On certain surfaces, frost can begin to be deposited directly at these temperatures without condensation/freezing to form that initial ice crystal. In such cases, some characteristic of the surface or impurities on it can seed the process by mimicking the structure of an ice crystal to provide a growth site. This can be a surface flaw such as a scratch on a piece of glass or a chemical impurity or particle lying on its surface. For example, crystals of silver iodide so closely mimic the structure of ice crystals that they are used for condensation nuclei to seed clouds in rain- and snow-making endeavours.
At colder temperatures, ice will be deposited directly on the surface through the deposition of water vapour directly to the solid state. This process is called deposition. (Some meteorologists call it sublimation but technically this is also the opposite process, the conversion of ice directly into water vapour without an intervening liquid phase and the use of the same term for the two processes, I find confusing.)
There are two forms of frost: rime and hoar. Rime frost occurs when the rate of frost formation is rapid, usually under conditions of high water content in the air (vapour and/or liquid) and at least moderate wind speeds. Rime formation is common during fogs where supercooled or near-freezing water droplets come in contact with subfreezing surfaces. It may also form when clouds are blown over sub-freezing surfaces, such as occurs when moisture-laden clouds are forced over coastal mountains during the cold season. In these cases, accumulations can be several metres thick, growing in the direction of the prevailing wind at the time of formation.
Rime frost, on close inspection, has a grainy appearance, like sugar or salt, forming spikes, needles, or feathers and not having a recognizable crystal structure. Rime is opaque, less transparent than glaze ice formed during freezing rain episodes. Rime is denser and harder than hoar frost.
Hoar frost forms from the slow deposition of water vapour directly to ice on a surface. By accumulating slowly, hoarfrost can form interlocking crystals that grow out from the surface. Hoar frost generally has a feather, fern, or flower pattern growing from the initial seed. Hoar frost forms only when winds are light, which is often the situation during clear, cold nights; thus it is the most common type of frost to those dwelling in non-mountainous areas. When we speak of frost, we are usually referring to hoar frost rather than rime frost.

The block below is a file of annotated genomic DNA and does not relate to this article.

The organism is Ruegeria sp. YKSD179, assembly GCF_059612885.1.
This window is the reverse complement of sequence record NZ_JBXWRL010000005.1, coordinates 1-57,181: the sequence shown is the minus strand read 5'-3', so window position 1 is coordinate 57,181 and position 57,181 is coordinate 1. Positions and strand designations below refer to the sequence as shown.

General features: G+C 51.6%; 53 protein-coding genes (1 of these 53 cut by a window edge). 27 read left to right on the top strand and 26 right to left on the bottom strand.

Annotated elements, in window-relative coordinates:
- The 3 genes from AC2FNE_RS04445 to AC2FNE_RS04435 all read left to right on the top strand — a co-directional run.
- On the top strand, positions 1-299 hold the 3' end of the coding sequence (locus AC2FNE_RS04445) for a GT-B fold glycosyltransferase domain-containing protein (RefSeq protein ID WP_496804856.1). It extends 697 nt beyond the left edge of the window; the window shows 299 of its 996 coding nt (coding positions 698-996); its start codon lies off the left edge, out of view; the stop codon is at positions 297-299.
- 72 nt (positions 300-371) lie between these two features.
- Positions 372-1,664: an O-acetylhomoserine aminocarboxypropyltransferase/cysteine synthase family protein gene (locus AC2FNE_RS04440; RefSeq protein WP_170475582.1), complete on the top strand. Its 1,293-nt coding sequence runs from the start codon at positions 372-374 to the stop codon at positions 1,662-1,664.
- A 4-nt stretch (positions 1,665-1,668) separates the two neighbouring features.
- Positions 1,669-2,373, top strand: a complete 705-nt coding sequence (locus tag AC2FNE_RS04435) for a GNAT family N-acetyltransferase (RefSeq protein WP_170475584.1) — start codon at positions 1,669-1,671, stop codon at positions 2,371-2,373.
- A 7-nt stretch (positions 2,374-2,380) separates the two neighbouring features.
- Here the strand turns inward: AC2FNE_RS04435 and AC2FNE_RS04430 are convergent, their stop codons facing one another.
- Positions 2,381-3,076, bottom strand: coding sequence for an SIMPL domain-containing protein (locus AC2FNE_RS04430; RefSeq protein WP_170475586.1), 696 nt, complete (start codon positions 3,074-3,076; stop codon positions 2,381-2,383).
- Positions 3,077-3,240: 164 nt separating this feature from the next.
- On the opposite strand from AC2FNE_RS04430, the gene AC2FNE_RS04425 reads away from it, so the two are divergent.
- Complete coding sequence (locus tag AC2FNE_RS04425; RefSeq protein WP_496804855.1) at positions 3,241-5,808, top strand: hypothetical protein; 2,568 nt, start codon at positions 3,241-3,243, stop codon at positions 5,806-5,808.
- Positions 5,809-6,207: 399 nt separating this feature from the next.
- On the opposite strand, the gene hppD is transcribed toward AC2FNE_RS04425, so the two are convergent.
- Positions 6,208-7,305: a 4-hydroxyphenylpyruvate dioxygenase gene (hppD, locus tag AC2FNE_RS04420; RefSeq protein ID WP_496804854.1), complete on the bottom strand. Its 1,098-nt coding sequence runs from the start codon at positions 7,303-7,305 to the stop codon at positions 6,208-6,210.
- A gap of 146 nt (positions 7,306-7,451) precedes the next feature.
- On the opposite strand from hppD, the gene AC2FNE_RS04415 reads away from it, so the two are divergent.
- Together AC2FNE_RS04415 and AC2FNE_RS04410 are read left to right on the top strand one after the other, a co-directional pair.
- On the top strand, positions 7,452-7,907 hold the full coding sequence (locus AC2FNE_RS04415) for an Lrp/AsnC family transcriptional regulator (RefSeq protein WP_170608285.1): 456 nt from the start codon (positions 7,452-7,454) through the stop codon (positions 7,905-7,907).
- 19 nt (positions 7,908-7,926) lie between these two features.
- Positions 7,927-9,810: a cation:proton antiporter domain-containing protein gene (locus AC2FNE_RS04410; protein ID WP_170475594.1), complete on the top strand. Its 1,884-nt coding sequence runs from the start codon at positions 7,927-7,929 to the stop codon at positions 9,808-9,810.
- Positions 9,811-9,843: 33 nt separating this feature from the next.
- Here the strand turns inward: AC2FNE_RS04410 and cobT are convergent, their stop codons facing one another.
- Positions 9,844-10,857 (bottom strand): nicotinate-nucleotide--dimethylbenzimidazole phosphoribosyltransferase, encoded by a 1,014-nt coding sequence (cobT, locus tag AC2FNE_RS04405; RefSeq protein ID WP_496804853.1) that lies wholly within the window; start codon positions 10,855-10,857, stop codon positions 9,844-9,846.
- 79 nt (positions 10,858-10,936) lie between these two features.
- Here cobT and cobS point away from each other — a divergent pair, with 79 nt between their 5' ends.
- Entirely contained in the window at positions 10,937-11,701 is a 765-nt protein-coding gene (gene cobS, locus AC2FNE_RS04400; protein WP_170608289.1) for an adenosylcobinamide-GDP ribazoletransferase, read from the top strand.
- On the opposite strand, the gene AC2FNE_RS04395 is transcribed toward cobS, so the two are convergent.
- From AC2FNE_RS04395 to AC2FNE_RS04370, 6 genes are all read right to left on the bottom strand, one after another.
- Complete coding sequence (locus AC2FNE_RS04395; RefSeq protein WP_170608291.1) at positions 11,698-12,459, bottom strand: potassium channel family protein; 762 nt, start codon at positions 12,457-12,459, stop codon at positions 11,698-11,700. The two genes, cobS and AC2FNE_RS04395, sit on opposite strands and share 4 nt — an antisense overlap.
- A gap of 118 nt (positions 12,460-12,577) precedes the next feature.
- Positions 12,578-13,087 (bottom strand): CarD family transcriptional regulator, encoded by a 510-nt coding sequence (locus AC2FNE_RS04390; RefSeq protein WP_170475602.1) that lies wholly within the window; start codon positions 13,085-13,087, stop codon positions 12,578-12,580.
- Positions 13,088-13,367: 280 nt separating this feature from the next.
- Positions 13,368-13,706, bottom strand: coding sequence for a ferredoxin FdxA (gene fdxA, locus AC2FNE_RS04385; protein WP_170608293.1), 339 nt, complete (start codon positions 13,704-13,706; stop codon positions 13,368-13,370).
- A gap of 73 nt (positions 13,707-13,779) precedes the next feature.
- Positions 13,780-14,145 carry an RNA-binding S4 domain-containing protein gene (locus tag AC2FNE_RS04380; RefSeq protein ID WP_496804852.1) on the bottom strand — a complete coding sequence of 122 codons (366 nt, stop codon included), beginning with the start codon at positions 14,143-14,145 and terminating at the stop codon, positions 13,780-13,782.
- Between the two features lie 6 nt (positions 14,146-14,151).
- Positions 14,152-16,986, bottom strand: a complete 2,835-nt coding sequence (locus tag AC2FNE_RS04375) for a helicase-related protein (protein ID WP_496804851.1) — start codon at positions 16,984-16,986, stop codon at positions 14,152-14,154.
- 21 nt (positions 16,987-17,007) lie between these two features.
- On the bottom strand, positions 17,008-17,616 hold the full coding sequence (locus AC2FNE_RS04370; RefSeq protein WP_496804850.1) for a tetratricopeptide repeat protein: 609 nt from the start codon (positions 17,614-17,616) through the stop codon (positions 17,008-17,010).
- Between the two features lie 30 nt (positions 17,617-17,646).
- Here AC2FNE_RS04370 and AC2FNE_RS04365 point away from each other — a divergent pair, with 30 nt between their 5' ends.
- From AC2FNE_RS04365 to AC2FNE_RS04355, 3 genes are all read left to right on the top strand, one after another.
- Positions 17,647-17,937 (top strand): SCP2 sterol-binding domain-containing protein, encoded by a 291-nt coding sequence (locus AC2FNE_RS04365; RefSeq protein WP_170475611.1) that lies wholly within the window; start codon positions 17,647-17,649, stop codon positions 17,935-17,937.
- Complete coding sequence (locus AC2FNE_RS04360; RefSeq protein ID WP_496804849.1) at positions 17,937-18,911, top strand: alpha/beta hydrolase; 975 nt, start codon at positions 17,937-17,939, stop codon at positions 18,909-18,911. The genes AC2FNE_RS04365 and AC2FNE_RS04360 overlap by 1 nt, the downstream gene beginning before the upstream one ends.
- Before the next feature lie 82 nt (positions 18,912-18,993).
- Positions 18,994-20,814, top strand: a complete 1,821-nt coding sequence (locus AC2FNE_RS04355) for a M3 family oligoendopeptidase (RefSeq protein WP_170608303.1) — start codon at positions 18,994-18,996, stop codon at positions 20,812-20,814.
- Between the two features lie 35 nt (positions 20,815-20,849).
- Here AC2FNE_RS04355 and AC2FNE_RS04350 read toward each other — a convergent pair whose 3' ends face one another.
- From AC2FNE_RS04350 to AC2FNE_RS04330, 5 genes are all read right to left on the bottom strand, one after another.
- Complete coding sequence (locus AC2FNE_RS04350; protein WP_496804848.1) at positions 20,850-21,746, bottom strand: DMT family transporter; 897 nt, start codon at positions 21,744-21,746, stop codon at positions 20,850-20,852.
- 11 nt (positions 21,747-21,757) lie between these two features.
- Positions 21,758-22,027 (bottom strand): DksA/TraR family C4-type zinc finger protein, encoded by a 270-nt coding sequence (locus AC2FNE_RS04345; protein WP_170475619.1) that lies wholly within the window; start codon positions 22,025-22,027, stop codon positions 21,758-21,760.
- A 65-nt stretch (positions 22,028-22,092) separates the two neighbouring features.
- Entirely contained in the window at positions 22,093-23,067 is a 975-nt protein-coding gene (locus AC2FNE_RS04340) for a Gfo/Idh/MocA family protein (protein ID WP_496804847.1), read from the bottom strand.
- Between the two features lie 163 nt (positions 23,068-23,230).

Hoar frost shows a definite, delicate crystalline structure of elements growing on elements in steps or layers. The crystal's white colour is caused by small air bubbles trapped in the ice, thus reducing its transparency. The smooth faces of the hoar crystals allow it to glitter in the sunlight, particularly at the low sun angles of early morning. This appearance is in sharp contrast to rime frost which adds a dull, matte finish to the surface on which it adheres. Hoar frost crystals are usually small, but under the proper conditions if left undisturbed, frost ferns and frost flowers may grow quite large. In the quiet conditions found in an ice cave or ice-filled sink hole, for example, they may rival true ferns and flowers in size.
When dews and frosts spread across the countryside, the landscape wears a veneer providing dazzling beauty as the sunlight is scattered, reflected and refracted by the many crystal surfaces. Such frosty November mornings reveal the nightshift labours of Jack Frost, bringing much needed beauty to a month generally characterized in northern latitudes by dull, dark days.
And, while frosts provide great beauty on the large scale, they are best appreciated close-up. The delicate crystal patterns of hoar frost can make even the most common surfaces a treasured vision. I heartily recommend, the next time you wake up to a frosty morning, to take a few minutes to study a variety of frosted objects through a magnifying glass. The vision will open a new world of intricate natural beauty. This is one time when Weather Eyes should be looking down.